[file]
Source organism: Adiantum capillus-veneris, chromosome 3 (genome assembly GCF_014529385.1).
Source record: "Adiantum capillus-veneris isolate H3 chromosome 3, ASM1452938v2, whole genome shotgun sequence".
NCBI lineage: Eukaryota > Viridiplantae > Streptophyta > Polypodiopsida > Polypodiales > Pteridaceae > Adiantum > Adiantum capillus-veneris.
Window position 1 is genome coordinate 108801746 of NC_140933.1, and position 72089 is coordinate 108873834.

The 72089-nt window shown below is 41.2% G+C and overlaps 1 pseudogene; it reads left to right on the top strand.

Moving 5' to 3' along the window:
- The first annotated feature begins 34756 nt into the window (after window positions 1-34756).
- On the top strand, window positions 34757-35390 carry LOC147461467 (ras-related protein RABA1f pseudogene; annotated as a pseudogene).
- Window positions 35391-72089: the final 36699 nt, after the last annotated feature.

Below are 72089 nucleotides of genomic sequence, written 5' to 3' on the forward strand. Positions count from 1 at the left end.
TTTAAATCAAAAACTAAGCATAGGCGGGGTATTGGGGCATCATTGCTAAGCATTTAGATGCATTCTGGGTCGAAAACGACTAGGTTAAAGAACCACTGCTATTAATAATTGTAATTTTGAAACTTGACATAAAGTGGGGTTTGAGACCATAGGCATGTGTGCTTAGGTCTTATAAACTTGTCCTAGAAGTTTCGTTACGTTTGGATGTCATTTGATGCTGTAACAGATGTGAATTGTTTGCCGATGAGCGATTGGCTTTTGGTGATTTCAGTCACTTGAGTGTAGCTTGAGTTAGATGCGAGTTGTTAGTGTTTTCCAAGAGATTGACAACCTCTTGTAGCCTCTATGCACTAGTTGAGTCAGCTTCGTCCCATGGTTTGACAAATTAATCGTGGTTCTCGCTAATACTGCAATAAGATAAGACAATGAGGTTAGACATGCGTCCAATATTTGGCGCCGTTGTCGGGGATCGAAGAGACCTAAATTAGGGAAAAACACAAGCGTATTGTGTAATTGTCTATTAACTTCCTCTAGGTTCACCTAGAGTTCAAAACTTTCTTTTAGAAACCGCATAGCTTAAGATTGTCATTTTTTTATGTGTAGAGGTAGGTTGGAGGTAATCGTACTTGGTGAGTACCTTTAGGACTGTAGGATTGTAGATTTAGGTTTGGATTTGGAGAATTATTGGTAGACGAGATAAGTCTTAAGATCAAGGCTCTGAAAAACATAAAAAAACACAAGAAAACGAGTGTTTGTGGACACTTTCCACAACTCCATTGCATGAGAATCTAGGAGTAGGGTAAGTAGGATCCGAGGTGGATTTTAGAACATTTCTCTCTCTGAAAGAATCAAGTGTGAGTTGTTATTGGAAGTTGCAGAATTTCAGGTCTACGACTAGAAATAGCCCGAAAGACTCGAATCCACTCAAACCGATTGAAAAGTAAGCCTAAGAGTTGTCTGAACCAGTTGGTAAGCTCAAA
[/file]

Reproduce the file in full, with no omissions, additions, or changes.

Source organism: Adiantum capillus-veneris, chromosome 3 (genome assembly GCF_014529385.1).
Source record: "Adiantum capillus-veneris isolate H3 chromosome 3, ASM1452938v2, whole genome shotgun sequence".
NCBI lineage: Eukaryota > Viridiplantae > Streptophyta > Polypodiopsida > Polypodiales > Pteridaceae > Adiantum > Adiantum capillus-veneris.
Window position 1 is genome coordinate 108801746 of NC_140933.1, and position 72089 is coordinate 108873834.

The 72089-nt window shown below is 41.2% G+C and overlaps 1 pseudogene; it reads left to right on the top strand.

Moving 5' to 3' along the window:
- The first annotated feature begins 34756 nt into the window (after window positions 1-34756).
- On the top strand, window positions 34757-35390 carry LOC147461467 (ras-related protein RABA1f pseudogene; annotated as a pseudogene).
- Window positions 35391-72089: the final 36699 nt, after the last annotated feature.

Below are 72089 nucleotides of genomic sequence, written 5' to 3' on the forward strand. Positions count from 1 at the left end.
TTTAAATCAAAAACTAAGCATAGGCGGGGTATTGGGGCATCATTGCTAAGCATTTAGATGCATTCTGGGTCGAAAACGACTAGGTTAAAGAACCACTGCTATTAATAATTGTAATTTTGAAACTTGACATAAAGTGGGGTTTGAGACCATAGGCATGTGTGCTTAGGTCTTATAAACTTGTCCTAGAAGTTTCGTTACGTTTGGATGTCATTTGATGCTGTAACAGATGTGAATTGTTTGCCGATGAGCGATTGGCTTTTGGTGATTTCAGTCACTTGAGTGTAGCTTGAGTTAGATGCGAGTTGTTAGTGTTTTCCAAGAGATTGACAACCTCTTGTAGCCTCTATGCACTAGTTGAGTCAGCTTCGTCCCATGGTTTGACAAATTAATCGTGGTTCTCGCTAATACTGCAATAAGATAAGACAATGAGGTTAGACATGCGTCCAATATTTGGCGCCGTTGTCGGGGATCGAAGAGACCTAAATTAGGGAAAAACACAAGCGTATTGTGTAATTGTCTATTAACTTCCTCTAGGTTCACCTAGAGTTCAAAACTTTCTTTTAGAAACCGCATAGCTTAAGATTGTCATTTTTTTATGTGTAGAGGTAGGTTGGAGGTAATCGTACTTGGTGAGTACCTTTAGGACTGTAGGATTGTAGATTTAGGTTTGGATTTGGAGAATTATTGGTAGACGAGATAAGTCTTAAGATCAAGGCTCTGAAAAACATAAAAAAACACAAGAAAACGAGTGTTTGTGGACACTTTCCACAACTCCATTGCATGAGAATCTAGGAGTAGGGTAAGTAGGATCCGAGGTGGATTTTAGAACATTTCTCTCTCTGAAAGAATCAAGTGTGAGTTGTTATTGGAAGTTGCAGAATTTCAGGTCTACGACTAGAAATAGCCCGAAAGACTCGAATCCACTCAAACCGATTGAAAAGTAAGCCTAAGAGTTGTCTGAACCAGTTGGTAAGCTCAAA